Fashion: The Traje de Luces (The Suit of Lights)

I’ve always had a very healthy intrigue for bullfighting. In times when Mexico City is looking to ban the spectacle (the very city where the largest bullfighting plaza in the world is located), I believe it serves a point to look at all aspects of it and let a person decide for themselves and form an educated opinion.

The “traje de luces” translates literally as “suit of lights”, a direct reference to the sequence and gold thread used on the outfit. Each suit is made especially for each person in order for it to be skin-tight.

So prêt a porter it is not.

We’ll start from the ground up:

Zapatillas: the black leather slippers with a ribbon in front to tighten the shoe about your feet. A lot of the ballet slipper shoes that are popular now have designs that come from this concept.

Calzoncillos: long pink socks. In the early days, these socks were a beige color. They are long socks that go up past the knee and in order to keep them up, bullfighters normally wear stockings underneath.

Taleguilla: the pant part of the suit of lights. The embroidery on the side is done by hand and normally uses silk thread. The width of the embroidered band can affect how it looks on a person, giving the person more of a waist or more of an ass.

The color of the embroidery depends on the person’s role in the fight: gold for bullfighters and black for banderilleros. There are some who wear silver and that could represent both bullfighers or banderilleros.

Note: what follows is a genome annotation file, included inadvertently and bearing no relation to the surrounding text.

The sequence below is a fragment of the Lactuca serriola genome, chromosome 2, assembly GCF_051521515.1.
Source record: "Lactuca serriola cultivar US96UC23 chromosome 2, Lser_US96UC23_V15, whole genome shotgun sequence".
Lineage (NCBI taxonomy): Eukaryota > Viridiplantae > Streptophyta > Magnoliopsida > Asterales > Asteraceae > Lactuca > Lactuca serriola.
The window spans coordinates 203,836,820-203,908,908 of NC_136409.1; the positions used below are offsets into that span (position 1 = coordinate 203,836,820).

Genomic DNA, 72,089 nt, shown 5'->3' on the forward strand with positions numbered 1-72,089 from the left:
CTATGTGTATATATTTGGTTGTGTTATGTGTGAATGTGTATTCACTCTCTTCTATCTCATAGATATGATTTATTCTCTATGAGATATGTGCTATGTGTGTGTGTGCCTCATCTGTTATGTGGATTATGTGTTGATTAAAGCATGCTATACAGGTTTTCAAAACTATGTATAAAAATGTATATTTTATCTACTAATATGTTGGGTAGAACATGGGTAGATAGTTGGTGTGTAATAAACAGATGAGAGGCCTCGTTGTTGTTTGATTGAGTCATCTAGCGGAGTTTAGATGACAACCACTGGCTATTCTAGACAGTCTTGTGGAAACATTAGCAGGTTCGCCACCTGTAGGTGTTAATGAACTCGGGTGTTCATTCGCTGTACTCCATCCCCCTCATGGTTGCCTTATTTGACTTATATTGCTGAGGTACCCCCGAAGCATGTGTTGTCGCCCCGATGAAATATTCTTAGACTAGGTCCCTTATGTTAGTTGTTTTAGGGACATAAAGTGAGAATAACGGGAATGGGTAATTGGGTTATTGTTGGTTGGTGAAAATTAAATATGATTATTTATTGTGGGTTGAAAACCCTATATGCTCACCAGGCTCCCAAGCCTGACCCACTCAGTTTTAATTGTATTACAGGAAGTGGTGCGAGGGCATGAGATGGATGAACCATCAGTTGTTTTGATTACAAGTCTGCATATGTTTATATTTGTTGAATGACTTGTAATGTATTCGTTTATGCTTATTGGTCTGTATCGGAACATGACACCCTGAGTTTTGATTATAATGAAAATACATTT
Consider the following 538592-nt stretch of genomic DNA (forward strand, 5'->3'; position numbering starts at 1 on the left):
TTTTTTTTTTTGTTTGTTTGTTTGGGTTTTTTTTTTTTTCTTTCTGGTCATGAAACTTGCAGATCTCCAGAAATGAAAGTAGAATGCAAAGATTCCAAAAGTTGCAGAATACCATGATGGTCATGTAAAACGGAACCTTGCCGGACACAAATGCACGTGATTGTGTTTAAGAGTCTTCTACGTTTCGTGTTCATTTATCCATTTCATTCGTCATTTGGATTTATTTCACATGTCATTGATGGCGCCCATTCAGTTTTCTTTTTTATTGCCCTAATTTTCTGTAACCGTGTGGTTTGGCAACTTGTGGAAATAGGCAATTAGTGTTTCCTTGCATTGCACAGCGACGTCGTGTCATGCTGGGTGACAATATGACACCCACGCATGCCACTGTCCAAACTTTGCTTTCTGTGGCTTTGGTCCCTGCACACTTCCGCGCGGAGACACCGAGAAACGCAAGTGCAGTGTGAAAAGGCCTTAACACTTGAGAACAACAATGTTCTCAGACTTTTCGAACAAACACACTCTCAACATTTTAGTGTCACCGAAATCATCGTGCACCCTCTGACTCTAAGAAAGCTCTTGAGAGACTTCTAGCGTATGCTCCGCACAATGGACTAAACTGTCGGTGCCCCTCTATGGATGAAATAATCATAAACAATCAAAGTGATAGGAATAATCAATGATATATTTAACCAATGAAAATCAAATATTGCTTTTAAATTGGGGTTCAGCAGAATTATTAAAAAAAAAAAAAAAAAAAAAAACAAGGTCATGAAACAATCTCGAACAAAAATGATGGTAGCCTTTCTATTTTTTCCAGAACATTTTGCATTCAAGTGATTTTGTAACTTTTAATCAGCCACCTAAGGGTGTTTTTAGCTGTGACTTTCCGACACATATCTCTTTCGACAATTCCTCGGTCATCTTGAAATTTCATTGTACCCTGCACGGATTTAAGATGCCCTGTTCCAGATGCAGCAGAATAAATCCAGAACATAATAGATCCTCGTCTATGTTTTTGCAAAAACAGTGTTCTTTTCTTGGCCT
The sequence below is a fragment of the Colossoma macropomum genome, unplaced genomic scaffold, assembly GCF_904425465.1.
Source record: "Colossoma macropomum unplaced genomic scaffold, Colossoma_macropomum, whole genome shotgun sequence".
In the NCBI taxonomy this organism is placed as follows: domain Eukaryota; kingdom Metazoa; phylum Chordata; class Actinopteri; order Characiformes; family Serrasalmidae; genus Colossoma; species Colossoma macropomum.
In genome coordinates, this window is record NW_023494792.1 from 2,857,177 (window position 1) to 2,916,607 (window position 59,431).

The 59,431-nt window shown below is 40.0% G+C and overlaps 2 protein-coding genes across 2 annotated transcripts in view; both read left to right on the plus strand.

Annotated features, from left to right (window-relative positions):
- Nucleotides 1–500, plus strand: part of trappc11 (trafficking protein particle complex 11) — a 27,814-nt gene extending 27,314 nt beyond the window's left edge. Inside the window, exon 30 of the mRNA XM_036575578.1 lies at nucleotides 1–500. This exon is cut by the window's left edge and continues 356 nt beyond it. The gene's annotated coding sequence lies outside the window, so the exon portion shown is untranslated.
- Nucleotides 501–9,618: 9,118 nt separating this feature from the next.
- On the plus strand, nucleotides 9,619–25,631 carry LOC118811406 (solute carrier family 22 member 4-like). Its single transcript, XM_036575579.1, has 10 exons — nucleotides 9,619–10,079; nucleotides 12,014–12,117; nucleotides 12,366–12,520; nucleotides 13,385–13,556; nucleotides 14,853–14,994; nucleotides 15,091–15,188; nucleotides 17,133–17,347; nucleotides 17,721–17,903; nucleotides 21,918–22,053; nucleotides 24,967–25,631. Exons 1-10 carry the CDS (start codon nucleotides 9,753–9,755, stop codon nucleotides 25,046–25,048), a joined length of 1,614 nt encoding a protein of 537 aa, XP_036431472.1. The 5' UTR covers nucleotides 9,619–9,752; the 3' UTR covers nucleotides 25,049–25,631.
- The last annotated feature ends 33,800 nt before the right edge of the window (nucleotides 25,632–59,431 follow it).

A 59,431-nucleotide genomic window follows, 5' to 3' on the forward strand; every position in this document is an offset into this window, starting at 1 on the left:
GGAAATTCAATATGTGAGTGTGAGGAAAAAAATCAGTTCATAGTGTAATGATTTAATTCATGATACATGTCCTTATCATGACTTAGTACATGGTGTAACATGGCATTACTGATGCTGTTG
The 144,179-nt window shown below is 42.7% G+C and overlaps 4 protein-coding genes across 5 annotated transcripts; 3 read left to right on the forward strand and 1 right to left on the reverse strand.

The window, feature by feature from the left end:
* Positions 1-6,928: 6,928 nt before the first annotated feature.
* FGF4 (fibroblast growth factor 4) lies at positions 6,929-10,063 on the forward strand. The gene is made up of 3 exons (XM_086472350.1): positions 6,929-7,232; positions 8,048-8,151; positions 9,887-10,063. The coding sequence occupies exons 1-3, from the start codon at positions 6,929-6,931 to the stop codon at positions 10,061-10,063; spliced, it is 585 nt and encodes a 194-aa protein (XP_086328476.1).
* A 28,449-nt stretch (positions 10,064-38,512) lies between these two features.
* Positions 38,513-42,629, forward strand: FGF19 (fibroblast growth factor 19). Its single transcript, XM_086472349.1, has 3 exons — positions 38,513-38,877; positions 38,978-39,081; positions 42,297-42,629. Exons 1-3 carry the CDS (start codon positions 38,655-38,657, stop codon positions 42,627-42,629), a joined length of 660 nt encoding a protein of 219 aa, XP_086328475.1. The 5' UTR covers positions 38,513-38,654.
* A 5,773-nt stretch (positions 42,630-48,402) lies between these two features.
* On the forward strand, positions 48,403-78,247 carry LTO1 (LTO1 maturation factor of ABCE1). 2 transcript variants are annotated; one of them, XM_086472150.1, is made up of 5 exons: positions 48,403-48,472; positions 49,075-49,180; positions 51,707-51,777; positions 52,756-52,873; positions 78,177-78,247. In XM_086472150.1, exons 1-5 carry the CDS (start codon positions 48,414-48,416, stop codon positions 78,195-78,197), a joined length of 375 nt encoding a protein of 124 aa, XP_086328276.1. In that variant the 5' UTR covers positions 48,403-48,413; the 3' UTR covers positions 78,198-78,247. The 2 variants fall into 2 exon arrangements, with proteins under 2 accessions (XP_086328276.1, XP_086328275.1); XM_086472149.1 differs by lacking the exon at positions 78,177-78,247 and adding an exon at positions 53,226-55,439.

Chaquetilla: the suit jacket. The most adorned part of the outfit. The sleeves are not completely sewn in so as to allow for movement when the bullfighter raises their arms in a pass. Two separate parts of the suit are the “hombreras” (shoulder pads) and the “alamares”. There is a phrase in bullfighting  where you can pass the bull so close to your body (a very dangerous move but one that shows great skill) that it can “brush against the alamares” (rozandole a los alamares).

Corbata: the tie which can be black, red or green. They are always tucked into the taleguilla. Dubious in any other ambiance but a necessary evil here. Nothing can be loose or moving on a person lest any movement causes the bull to attack.

Camisa: a white shirt which harkens back to the days of leisure suits, with its ruffled, buttoned-down front.

Montera: the black hat. A friend of mine says it looks like a sad Mickey Mouse cap. Made out of a cluster of black silk knots, the hat must fit right on or a couple of millimeters above the brow line. There is a black braided round that is placed on the back of the head to prevent the hat from sliding called the castañuela. It is there for historic reasons to bullfighters of old who used to wear their hair long to mark their caste. Female bullfighters normally have long hair and therefore do not need to wear a castañuela due to the fact that women normally have the braid naturally.


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